R|O litigators successfully obtained a Workplace Violence Restraining Order, brought on behalf of an Association, to protect its management and staff from harassing conduct by one of the residents at the property. Said resident had established a pattern of verbally abusing others, which then escalated to unlawful threats and physical violence. Repeated demands by the Association and R|O for the resident to cease such conduct went ignored. The Court granted the Association’s Petition and imposed a number of personal conduct, communication, and stay away orders upon the resident to protect a number of named employees and staff at the property. R|O attorneys were also successful in obtaining an award for the Association to recover the full amount of its fees and costs. Actions such as this may become more prevalent as a result of newly-passed Senate Bill 1300, effective January 2019, which requires employers, including community associations and management, to take action when they become aware of instances of harassment at their properties.

Impact of Workplace Harassment for Community Associations and Management

Senate Bill 1300 was adopted on September 30, 2018 and became effective in January 2019. In general, the law has the effect of expanding the scope by which California employers may now be held responsible to their employees for harassment, even in circumstances where the one engaging in such conduct is a separate non-employee.

SB 1300 adds Government Code 12923, which emphasizes that California employees now have an enforceable “statutory right to work in a place free of discrimination when the harassing conduct sufficiently offends, humiliates, distresses, or intrudes upon its victim.” The Legislature also mandated that “[a] single incident of harassing conduct is sufficient” to demonstrate the existence of a hostile work environment.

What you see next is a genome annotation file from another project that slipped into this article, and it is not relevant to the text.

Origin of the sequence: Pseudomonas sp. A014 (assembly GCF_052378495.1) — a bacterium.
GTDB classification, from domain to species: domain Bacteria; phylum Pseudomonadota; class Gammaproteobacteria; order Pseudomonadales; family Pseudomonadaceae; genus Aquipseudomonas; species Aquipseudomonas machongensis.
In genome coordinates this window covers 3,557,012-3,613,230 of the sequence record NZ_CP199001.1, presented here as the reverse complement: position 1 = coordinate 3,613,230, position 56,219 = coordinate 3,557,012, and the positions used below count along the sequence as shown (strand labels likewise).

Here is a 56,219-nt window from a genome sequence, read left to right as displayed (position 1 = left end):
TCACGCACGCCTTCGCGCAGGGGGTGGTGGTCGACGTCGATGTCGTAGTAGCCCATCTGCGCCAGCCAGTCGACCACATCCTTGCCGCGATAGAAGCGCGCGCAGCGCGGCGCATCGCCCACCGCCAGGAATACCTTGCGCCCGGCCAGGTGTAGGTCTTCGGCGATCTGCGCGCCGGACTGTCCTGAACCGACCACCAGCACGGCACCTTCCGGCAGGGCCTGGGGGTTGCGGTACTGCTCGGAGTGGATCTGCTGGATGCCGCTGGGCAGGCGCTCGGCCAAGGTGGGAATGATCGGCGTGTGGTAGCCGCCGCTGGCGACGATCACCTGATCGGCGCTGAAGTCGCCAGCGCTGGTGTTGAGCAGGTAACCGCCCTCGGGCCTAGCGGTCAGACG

Government Code section 12940 was amended so that employers may be liable to their employees if they are subject to any legally-recognized form of harassment by non-employees under the Fair Employment and Housing Act (FEHA). Such established forms of harassment include unlawful discrimination based upon sex, race, age, and religion. Thus, under SB 1300, community associations or their management, as employers, could potentially face hostile workplace claims if they neglect to take corrective action after learning of the existence of harassing conduct by board members, homeowners, or any other non-employees.

Associations and management should take all workplace harassment claims seriously, regardless of whether the claims involve other employees or also now as required by SB 1300, improper conduct by non-employees. Associations need to document an immediate response to the offending party. Associations should also investigate all reports and claims and document any additional information that is obtained. In addition to informing legal counsel, Associations may also want to refer affected parties to local law enforcement, if the level of harassment deems it necessary.

Written by Daniel C. Heaton 

Daniel C. Heaton is an Associate Attorney at Richardson|Ober|DeNichilo.